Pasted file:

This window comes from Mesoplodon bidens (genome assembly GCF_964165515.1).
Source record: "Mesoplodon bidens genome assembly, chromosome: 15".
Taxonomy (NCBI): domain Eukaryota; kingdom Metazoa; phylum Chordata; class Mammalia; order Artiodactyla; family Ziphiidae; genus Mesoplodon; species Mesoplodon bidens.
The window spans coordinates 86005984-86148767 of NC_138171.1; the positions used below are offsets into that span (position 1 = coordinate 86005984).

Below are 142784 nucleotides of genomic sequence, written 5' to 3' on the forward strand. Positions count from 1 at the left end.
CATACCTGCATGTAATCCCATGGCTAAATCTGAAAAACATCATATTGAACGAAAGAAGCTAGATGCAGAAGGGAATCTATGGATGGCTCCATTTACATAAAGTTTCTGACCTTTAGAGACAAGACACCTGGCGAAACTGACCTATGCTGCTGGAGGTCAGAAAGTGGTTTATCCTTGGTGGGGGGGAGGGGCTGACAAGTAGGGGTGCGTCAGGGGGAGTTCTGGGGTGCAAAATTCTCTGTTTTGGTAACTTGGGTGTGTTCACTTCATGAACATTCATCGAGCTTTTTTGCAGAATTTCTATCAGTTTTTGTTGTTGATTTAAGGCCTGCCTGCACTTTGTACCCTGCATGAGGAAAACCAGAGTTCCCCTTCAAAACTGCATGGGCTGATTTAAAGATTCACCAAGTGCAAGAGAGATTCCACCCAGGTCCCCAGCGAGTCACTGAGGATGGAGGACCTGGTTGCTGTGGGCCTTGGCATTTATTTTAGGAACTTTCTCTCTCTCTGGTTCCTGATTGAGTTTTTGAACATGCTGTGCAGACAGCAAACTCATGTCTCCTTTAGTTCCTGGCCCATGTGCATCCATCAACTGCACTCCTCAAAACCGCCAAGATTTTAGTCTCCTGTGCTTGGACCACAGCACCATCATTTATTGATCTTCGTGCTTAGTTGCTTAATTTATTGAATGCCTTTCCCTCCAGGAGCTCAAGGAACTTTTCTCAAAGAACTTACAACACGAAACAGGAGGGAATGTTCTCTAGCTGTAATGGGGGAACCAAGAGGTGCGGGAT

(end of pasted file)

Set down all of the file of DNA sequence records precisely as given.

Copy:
This window comes from Mesoplodon bidens (genome assembly GCF_964165515.1).
Source record: "Mesoplodon bidens genome assembly, chromosome: 15".
Taxonomy (NCBI): domain Eukaryota; kingdom Metazoa; phylum Chordata; class Mammalia; order Artiodactyla; family Ziphiidae; genus Mesoplodon; species Mesoplodon bidens.
The window spans coordinates 86005984-86148767 of NC_138171.1; the positions used below are offsets into that span (position 1 = coordinate 86005984).

Below are 142784 nucleotides of genomic sequence, written 5' to 3' on the forward strand. Positions count from 1 at the left end.
CATACCTGCATGTAATCCCATGGCTAAATCTGAAAAACATCATATTGAACGAAAGAAGCTAGATGCAGAAGGGAATCTATGGATGGCTCCATTTACATAAAGTTTCTGACCTTTAGAGACAAGACACCTGGCGAAACTGACCTATGCTGCTGGAGGTCAGAAAGTGGTTTATCCTTGGTGGGGGGGAGGGGCTGACAAGTAGGGGTGCGTCAGGGGGAGTTCTGGGGTGCAAAATTCTCTGTTTTGGTAACTTGGGTGTGTTCACTTCATGAACATTCATCGAGCTTTTTTGCAGAATTTCTATCAGTTTTTGTTGTTGATTTAAGGCCTGCCTGCACTTTGTACCCTGCATGAGGAAAACCAGAGTTCCCCTTCAAAACTGCATGGGCTGATTTAAAGATTCACCAAGTGCAAGAGAGATTCCACCCAGGTCCCCAGCGAGTCACTGAGGATGGAGGACCTGGTTGCTGTGGGCCTTGGCATTTATTTTAGGAACTTTCTCTCTCTCTGGTTCCTGATTGAGTTTTTGAACATGCTGTGCAGACAGCAAACTCATGTCTCCTTTAGTTCCTGGCCCATGTGCATCCATCAACTGCACTCCTCAAAACCGCCAAGATTTTAGTCTCCTGTGCTTGGACCACAGCACCATCATTTATTGATCTTCGTGCTTAGTTGCTTAATTTATTGAATGCCTTTCCCTCCAGGAGCTCAAGGAACTTTTCTCAAAGAACTTACAACACGAAACAGGAGGGAATGTTCTCTAGCTGTAATGGGGGAACCAAGAGGTGCGGGAT